I listen again and again until I am entranced. The effect is similar to mantra, a repetition raising consciousness. I nearly forget to use my eyes. The images move slowly. They’re close-up, fleshy tones, a veil of glass and condensation. Each vessel forms its own sentient accretion – a closed microbial system living in anonymity. Sciarrino works on the body this way, both subtle and persistent.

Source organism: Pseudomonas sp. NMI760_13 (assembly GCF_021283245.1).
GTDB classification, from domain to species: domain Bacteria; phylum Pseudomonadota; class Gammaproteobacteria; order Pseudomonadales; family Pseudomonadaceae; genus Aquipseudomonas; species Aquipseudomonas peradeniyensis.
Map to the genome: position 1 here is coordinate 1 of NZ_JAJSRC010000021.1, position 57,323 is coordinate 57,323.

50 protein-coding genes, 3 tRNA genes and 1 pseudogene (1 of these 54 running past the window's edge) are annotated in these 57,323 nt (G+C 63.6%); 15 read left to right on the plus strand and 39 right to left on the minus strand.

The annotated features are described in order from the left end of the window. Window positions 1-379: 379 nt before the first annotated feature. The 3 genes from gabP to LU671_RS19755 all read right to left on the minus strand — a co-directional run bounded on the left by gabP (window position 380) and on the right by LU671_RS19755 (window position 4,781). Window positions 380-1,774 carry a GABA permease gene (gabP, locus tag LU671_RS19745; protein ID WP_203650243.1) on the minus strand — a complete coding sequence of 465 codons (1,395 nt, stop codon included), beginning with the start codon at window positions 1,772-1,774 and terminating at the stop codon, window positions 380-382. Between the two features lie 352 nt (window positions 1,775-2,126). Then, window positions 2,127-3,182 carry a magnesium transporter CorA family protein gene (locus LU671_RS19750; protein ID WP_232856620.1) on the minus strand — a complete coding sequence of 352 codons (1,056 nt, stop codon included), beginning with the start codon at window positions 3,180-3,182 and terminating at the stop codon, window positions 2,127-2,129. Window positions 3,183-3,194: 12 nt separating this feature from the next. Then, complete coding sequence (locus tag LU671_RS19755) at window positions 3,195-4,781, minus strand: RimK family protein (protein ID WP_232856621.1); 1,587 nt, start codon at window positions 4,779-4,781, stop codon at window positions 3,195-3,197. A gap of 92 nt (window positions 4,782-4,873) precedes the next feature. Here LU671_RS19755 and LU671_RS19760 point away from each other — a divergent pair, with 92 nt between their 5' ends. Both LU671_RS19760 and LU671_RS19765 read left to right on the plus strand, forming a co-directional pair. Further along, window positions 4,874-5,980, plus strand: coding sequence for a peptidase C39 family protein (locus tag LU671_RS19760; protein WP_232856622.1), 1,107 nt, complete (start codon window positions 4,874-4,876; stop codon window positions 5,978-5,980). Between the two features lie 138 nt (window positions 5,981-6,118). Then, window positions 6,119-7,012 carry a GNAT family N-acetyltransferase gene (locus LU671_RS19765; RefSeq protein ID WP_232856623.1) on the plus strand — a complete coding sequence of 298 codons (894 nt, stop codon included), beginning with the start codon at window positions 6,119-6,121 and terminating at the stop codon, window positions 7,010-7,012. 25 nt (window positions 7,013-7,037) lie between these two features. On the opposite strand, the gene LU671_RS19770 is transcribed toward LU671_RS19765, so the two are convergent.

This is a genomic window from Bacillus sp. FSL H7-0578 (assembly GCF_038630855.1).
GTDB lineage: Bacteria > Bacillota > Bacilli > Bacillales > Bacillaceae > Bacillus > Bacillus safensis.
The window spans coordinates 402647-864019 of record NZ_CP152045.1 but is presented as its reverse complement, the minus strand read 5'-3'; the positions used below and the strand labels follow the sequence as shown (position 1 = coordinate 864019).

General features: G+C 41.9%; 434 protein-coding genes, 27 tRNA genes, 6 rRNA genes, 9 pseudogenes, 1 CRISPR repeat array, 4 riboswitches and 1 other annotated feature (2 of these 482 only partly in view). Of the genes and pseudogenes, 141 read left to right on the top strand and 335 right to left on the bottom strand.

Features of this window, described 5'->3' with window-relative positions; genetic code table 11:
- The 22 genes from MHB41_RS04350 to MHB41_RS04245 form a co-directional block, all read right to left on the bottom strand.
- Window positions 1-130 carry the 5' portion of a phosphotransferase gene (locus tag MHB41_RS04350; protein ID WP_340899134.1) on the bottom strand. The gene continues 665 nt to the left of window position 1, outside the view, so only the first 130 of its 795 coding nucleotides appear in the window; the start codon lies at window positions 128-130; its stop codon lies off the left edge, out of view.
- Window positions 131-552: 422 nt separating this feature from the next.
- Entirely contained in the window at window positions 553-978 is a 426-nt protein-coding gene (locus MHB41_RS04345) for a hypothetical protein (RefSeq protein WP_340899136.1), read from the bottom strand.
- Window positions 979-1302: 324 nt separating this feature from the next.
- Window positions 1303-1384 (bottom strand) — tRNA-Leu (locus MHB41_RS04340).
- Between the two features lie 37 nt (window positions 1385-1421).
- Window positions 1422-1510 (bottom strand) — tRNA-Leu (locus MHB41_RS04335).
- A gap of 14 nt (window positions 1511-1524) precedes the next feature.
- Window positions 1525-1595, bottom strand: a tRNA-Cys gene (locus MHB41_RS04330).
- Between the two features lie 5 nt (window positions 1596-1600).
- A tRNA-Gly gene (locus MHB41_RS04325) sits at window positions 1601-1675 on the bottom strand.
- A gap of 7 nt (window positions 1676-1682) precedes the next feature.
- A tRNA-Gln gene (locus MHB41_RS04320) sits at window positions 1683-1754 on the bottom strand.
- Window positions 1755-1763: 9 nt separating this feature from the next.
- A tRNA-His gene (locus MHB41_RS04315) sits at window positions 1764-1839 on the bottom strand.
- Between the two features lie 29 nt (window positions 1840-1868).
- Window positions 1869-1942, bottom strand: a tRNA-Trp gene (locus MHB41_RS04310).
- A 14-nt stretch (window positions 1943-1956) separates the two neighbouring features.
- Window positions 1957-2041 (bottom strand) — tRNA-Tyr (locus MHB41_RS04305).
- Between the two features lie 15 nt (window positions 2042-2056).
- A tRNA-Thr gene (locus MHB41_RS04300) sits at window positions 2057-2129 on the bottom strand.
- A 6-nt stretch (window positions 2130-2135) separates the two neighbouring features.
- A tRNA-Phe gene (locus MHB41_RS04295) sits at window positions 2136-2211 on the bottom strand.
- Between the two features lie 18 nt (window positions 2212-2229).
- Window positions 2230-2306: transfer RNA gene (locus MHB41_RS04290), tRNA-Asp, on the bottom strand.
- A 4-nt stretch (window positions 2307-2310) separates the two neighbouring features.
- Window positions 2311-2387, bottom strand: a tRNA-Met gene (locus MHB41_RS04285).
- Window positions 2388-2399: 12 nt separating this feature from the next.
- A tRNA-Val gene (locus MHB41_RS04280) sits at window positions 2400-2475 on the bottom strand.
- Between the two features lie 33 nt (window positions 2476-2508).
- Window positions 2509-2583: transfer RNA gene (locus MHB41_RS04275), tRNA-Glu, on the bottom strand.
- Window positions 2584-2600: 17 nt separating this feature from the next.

Ruffled Follicles and a Tangled Tongue plants its nodes in our bodies, not our heads. Through her use of science fiction, speculative future, and intersectional feminism, Sciarrino shares a landscape with a formidable cohort of artists (think: Kapwani Kiwanga’s AFROGALACTICA, Skawennati’s Time Traveller™, Hito Steyerl’s Factory of the Sun) grappling with the ethics of making art out of our current darkness. Navigating bodily between-ness, like vertigo or déjà vu, Sciarrino seeds a niggling thought that sits uneasily. Where the esophagus meets the stomach, this thought resists upward motion toward the spoken. But it resists a downward trajectory, too. We are meant to know this discomfort like a misplaced organ, its rhythms insistent and true.